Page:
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#Actualsunandshadow

Posted 13 December 2012 - 02:28 AM

The main thing is, for me, it's uncomfortable to share ideas. I really don't like the attention or specific discussion OF me. It's an odd thing, I know. I'm not even a shy person, I'm more sociable than most and usually do have the spot light. But sharing my own genuine thoughts? That's really frightening.

I can sympathize with being afraid of having one's ideas judged or critiqued harshly; I've been through some rather traumatic art critique sessions. But this isn't primarily a critique forum, and our moderation policy is that we want everyone to be civil and helpful, not overly harsh. People are not going to tell you your ideas are stupid; at worst they are going to tell you they don't think your plan or some piece of your design will work. You don't need to post a whole game design either, that tends to be a bit much for people to chew on all at once and may get a tl;dr. But one of the best ways to start a thread around here is to focus it on one topic you have been thinking about lately, try to ask one or more clear questions about this topic, describe some of the relevant examples you've seen in games, and describe your own ideas for what you might do in a game. So you're getting feedback on your own ideas, but you're presenting them in context and they're not alone in the spotlight, since people will also reply to the questions abstractly or describe contrasting examples in other games or describe their own ideas on the topic.

Anyway, I'll comment on damage. I think realistic damage models are unsuitable to gameplay. In reality as soon as a human gets slightly wounded they start performing significantly worse than a human who is not in pain and worrying about their wound. Wounds tend to snowball; the more hurt you are, the worse you perform, the more you get hurt. Even if you survive, in reality severe wounds take a long time to heal and it's common that they _never_ fully heal, leaving scars and worse that permanently impair performance. It's simply not true that "what doesn't kill you makes you stronger". This is terrible for gameplay because you get people being afraid to explore and take risks because they can't recover from their mistakes, and you can't balance fights to be an interesting challenge, because a little bit of challenge turns deadly too fast. So yeah, hit points are cool because every hit point is worth the same as every other hit point, and it doesn't seem quite as implausible that sitting down is all that's needed to recover from being almost dead when you are healing one point at a time. If anything, I'd be interested to see a combat system where all characters have more resistance to injury when they are under 1/4 health.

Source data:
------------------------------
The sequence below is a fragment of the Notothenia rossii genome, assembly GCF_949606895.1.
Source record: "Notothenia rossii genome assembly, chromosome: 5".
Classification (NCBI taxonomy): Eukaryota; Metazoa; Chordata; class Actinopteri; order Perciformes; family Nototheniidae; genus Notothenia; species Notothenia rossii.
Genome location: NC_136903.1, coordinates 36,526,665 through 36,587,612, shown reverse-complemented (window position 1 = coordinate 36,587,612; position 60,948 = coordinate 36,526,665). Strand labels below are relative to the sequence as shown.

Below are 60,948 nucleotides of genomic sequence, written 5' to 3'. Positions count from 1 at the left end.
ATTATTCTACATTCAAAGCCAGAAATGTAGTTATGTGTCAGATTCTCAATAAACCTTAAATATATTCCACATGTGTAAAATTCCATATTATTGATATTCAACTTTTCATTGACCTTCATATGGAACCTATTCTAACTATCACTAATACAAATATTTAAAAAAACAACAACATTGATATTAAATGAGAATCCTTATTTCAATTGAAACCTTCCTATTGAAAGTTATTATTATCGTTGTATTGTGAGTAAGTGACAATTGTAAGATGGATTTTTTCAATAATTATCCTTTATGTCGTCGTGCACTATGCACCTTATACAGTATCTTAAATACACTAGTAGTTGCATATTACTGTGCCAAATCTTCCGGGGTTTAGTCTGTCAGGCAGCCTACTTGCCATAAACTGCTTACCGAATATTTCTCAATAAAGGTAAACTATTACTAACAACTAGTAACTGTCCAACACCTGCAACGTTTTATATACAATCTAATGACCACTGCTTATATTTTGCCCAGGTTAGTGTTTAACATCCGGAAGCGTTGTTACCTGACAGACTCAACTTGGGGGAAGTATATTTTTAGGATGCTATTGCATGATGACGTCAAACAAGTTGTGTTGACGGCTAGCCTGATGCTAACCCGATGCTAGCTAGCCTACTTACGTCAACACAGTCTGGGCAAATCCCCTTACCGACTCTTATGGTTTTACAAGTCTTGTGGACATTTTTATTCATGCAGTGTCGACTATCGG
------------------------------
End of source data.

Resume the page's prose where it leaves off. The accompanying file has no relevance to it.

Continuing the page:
#1sunandshadow

Posted 13 December 2012 - 02:14 AM

The main thing is, for me, it's uncomfortable to share ideas. I really don't like the attention or specific discussion OF me. It's an odd thing, I know. I'm not even a shy person, I'm more sociable than most and usually do have the spot light. But sharing my own genuine thoughts? That's really frightening.

I can sympathize with being afraid of having one's ideas judged or critiqued harshly; I've been through some rather traumatic art critique sessions. But this isn't primarily a critique forum, and our moderation policy is that we want everyone to be civil and helpful, not overly harsh. People are not going to tell you your ideas are stupid; at worst they are going to tell you they don't think your plan or some piece of your design will work. You don't need to post a whole game design either, that tends to be a bit much for people to chew on all at once and may get a tl;dr. But one of the best ways to start a thread around here is to focus it on one topic you have been thinking about lately, try to ask one or more clear questions about this topic, describe some of the relevant examples you've seen in games, and describe your own ideas for what you might do in a game. So you're getting feedback on your own ideas, but you're presenting them in context and they're not alone in the spotlight, since people will also reply to the questions abstractly or describe contrasting examples in other games or describe their own ideas on the topic.

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